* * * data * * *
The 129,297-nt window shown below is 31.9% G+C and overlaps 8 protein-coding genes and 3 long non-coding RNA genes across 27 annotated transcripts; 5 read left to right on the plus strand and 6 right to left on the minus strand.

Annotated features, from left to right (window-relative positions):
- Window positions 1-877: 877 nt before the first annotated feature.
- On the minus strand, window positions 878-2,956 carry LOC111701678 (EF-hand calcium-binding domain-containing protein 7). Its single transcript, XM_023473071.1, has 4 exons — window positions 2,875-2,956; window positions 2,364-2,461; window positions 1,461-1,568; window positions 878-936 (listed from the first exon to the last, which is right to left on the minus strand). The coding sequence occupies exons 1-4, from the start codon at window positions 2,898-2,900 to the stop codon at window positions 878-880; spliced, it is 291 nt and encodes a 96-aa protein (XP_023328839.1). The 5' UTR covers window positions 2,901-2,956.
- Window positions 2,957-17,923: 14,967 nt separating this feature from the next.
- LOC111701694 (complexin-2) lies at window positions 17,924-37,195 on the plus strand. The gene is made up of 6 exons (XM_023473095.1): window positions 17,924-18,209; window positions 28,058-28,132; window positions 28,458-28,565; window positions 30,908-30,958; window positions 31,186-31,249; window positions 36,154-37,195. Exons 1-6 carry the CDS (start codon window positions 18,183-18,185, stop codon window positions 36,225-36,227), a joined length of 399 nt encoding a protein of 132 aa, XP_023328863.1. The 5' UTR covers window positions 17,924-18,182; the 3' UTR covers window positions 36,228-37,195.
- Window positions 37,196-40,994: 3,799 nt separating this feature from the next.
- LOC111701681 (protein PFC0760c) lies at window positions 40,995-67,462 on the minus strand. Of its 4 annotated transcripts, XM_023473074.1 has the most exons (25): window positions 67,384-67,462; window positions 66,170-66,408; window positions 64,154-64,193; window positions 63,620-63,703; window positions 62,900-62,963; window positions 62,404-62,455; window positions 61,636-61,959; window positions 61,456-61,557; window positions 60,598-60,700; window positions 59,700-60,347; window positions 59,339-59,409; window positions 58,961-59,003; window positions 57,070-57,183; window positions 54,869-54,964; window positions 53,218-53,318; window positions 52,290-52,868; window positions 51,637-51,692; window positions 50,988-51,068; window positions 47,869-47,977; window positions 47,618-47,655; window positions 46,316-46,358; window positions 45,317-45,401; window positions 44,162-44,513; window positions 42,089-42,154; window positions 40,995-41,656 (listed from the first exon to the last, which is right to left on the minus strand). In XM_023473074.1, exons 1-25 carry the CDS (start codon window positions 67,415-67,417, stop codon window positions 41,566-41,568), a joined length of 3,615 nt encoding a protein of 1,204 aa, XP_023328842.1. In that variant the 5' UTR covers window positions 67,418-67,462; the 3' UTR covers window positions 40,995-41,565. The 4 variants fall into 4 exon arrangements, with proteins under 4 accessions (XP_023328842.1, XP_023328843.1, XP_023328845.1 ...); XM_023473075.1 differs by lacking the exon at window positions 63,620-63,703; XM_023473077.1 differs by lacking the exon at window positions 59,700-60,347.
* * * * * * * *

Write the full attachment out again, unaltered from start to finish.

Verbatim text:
The 129,297-nt window shown below is 31.9% G+C and overlaps 8 protein-coding genes and 3 long non-coding RNA genes across 27 annotated transcripts; 5 read left to right on the plus strand and 6 right to left on the minus strand.

Annotated features, from left to right (window-relative positions):
- Window positions 1-877: 877 nt before the first annotated feature.
- On the minus strand, window positions 878-2,956 carry LOC111701678 (EF-hand calcium-binding domain-containing protein 7). Its single transcript, XM_023473071.1, has 4 exons — window positions 2,875-2,956; window positions 2,364-2,461; window positions 1,461-1,568; window positions 878-936 (listed from the first exon to the last, which is right to left on the minus strand). The coding sequence occupies exons 1-4, from the start codon at window positions 2,898-2,900 to the stop codon at window positions 878-880; spliced, it is 291 nt and encodes a 96-aa protein (XP_023328839.1). The 5' UTR covers window positions 2,901-2,956.
- Window positions 2,957-17,923: 14,967 nt separating this feature from the next.
- LOC111701694 (complexin-2) lies at window positions 17,924-37,195 on the plus strand. The gene is made up of 6 exons (XM_023473095.1): window positions 17,924-18,209; window positions 28,058-28,132; window positions 28,458-28,565; window positions 30,908-30,958; window positions 31,186-31,249; window positions 36,154-37,195. Exons 1-6 carry the CDS (start codon window positions 18,183-18,185, stop codon window positions 36,225-36,227), a joined length of 399 nt encoding a protein of 132 aa, XP_023328863.1. The 5' UTR covers window positions 17,924-18,182; the 3' UTR covers window positions 36,228-37,195.
- Window positions 37,196-40,994: 3,799 nt separating this feature from the next.
- LOC111701681 (protein PFC0760c) lies at window positions 40,995-67,462 on the minus strand. Of its 4 annotated transcripts, XM_023473074.1 has the most exons (25): window positions 67,384-67,462; window positions 66,170-66,408; window positions 64,154-64,193; window positions 63,620-63,703; window positions 62,900-62,963; window positions 62,404-62,455; window positions 61,636-61,959; window positions 61,456-61,557; window positions 60,598-60,700; window positions 59,700-60,347; window positions 59,339-59,409; window positions 58,961-59,003; window positions 57,070-57,183; window positions 54,869-54,964; window positions 53,218-53,318; window positions 52,290-52,868; window positions 51,637-51,692; window positions 50,988-51,068; window positions 47,869-47,977; window positions 47,618-47,655; window positions 46,316-46,358; window positions 45,317-45,401; window positions 44,162-44,513; window positions 42,089-42,154; window positions 40,995-41,656 (listed from the first exon to the last, which is right to left on the minus strand). In XM_023473074.1, exons 1-25 carry the CDS (start codon window positions 67,415-67,417, stop codon window positions 41,566-41,568), a joined length of 3,615 nt encoding a protein of 1,204 aa, XP_023328842.1. In that variant the 5' UTR covers window positions 67,418-67,462; the 3' UTR covers window positions 40,995-41,565. The 4 variants fall into 4 exon arrangements, with proteins under 4 accessions (XP_023328842.1, XP_023328843.1, XP_023328845.1 ...); XM_023473075.1 differs by lacking the exon at window positions 63,620-63,703; XM_023473077.1 differs by lacking the exon at window positions 59,700-60,347.